Bulgarian woman kissing the hand of Emperor Ferdinand in 1916
President of Brazil (2011–2015) Dilma Rousseff and the Prince of Asturias during her inaugural ceremony on 1 January 2011

Religious usage[edit]

The Vice President of Brazil (2003–2010), José Alencar, kisses the ring on the right hand of Cardinal José Freire Falcão

In the Roman Catholic Church, a Catholic meeting the Pope or a Cardinal, or even a lower-ranking prelate, will kiss the ring on his hand. This has become uncommon in circles not used to formal protocol, even often dispensed with amongst clergy. Sometimes, the devout Catholic combines the hand kissing with kneeling on the left knee as an even stronger expression of filial respect for the clerically high-ranking father. The cleric may then in a fatherly way lay his other hand on the kisser's head or even bless him/her by a manual cross sign. In the Catholic Church, it is also traditional for the laity to kiss the hands of a newly-ordained priest after his inaugural mass, in veneration of the Body of Christ, which is held in the priest's hands during the Holy Eucharist.

In the Eastern Orthodox Church, including the Ukrainian Orthodox Church of the Kyivan Patriarchate, Macedonian Orthodox Church, and Montenegrin Orthodox Church, it is appropriate and common for laity to greet clergy, whether priests or bishops, by making a profound bow and saying, "Father, bless" (to a priest) or "Master, bless" (to a bishop) while placing their right hand, palm up, in front of their bodies. The priest then blesses them with the sign of the cross and then places his hand in theirs, offering the opportunity to kiss his hand. Orthodox Christians kiss their priest's hands not only to honor their spiritual father confessor, but in veneration of the Body of Christ which the priest handles during the Divine Liturgy as he prepares Holy Communion. The profound bow is frequently omitted. A similar ritual occurs when an Orthodox Christian approaches an icon he wishes to venerate. First the Christian makes a profound bow and makes the sign of the cross twice. Then he approaches the icon more closely, kissing the icon, usually on the representation of Christ's feet or the saint's hand. Lastly, he will make a final profound bow and make the sign of the cross. Orthodox theology teaches that, honor given to the Virgin Mary, ascends to him who was enfleshed by her. This applies to saint's relics or icons and in this case, to the priest's hand. Lastly, it is a common practice when writing a letter to a priest to begin with the words "Father Bless" rather than "Dear Father" and end the letter with the words "Kissing your right hand" rather than "Sincerely."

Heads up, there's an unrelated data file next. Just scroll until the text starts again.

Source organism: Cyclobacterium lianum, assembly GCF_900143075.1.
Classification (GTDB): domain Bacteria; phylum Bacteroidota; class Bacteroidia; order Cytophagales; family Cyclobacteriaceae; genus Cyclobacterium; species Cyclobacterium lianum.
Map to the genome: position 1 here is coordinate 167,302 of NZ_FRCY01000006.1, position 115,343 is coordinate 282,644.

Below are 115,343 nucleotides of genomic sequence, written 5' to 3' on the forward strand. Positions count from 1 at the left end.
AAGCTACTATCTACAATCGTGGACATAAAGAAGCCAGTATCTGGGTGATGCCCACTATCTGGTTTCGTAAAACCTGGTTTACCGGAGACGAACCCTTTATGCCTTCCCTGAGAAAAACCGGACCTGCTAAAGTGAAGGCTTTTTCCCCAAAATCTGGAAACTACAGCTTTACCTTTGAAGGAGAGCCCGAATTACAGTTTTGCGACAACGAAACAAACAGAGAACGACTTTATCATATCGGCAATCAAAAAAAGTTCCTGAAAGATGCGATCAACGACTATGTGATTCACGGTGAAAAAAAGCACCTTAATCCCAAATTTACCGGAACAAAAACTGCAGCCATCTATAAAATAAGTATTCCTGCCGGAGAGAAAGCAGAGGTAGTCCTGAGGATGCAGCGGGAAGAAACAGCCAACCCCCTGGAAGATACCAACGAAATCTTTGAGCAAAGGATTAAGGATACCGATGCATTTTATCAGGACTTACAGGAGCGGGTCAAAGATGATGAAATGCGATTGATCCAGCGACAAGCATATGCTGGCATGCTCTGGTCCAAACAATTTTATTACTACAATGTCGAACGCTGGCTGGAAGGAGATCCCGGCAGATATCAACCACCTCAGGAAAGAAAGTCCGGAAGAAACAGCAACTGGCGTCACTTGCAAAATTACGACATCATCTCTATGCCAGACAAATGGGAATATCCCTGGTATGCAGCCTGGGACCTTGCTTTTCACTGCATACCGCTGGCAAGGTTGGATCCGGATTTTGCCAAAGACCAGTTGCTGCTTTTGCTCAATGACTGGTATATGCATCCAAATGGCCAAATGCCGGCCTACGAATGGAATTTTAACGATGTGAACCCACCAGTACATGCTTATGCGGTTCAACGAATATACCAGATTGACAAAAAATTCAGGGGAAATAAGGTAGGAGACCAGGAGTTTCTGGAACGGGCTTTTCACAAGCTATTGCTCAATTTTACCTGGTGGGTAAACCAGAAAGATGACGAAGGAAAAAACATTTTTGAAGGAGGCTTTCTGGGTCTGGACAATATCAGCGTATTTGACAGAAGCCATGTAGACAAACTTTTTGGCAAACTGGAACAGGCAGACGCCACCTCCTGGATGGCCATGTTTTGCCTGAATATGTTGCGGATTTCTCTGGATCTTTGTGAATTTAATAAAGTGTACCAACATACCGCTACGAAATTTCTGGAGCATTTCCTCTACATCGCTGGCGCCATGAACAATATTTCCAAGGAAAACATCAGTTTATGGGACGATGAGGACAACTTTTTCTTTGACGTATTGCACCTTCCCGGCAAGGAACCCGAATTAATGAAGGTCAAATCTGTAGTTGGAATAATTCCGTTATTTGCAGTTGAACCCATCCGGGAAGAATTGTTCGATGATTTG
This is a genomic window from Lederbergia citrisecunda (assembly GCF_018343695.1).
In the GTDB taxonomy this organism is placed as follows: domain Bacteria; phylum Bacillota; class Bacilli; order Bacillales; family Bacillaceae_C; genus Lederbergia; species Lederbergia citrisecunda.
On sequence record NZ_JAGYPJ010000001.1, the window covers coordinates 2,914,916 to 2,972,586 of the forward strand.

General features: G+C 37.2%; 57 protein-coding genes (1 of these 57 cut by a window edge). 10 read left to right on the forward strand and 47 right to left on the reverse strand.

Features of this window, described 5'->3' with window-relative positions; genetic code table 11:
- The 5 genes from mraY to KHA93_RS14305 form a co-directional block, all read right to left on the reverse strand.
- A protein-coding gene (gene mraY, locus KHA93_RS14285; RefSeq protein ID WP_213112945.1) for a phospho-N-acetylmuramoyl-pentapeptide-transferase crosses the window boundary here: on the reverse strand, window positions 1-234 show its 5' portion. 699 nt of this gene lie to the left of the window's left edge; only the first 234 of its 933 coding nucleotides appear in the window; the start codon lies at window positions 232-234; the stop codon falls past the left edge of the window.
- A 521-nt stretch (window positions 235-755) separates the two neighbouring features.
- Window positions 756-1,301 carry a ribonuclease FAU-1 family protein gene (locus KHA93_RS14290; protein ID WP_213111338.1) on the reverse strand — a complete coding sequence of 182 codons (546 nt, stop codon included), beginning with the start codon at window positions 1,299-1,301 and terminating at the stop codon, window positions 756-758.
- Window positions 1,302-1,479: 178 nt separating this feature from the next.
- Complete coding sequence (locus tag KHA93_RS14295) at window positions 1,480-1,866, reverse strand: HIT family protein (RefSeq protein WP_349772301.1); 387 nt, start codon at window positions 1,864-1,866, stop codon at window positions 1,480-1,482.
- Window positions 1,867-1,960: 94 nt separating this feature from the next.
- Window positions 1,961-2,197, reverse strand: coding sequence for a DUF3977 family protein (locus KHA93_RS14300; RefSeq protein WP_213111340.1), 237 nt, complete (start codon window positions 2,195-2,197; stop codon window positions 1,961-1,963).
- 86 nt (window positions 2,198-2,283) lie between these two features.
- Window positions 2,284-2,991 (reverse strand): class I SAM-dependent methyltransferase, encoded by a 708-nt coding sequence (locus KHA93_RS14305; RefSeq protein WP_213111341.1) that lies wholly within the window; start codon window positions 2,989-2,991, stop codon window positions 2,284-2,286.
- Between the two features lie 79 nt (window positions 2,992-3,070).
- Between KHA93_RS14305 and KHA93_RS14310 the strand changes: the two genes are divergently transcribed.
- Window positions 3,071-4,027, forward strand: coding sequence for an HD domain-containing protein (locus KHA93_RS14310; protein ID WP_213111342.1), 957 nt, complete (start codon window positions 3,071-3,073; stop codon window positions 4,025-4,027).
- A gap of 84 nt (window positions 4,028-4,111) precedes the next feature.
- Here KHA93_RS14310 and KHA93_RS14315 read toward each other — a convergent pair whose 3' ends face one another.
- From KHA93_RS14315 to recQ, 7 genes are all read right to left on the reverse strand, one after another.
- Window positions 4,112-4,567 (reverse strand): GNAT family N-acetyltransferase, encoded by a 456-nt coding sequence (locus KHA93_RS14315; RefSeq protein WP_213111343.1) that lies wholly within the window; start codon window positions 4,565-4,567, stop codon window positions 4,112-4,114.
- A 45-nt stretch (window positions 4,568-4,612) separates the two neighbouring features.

There are records of hand-kissing in the Islamic Caliphate as early as the 7th century.[1]

See also[edit]

References[edit]

  1. ^ Tirmizî, Sünen, İsrâ Tefsiri, İbn Mâce, II, p. 1221

External links[edit]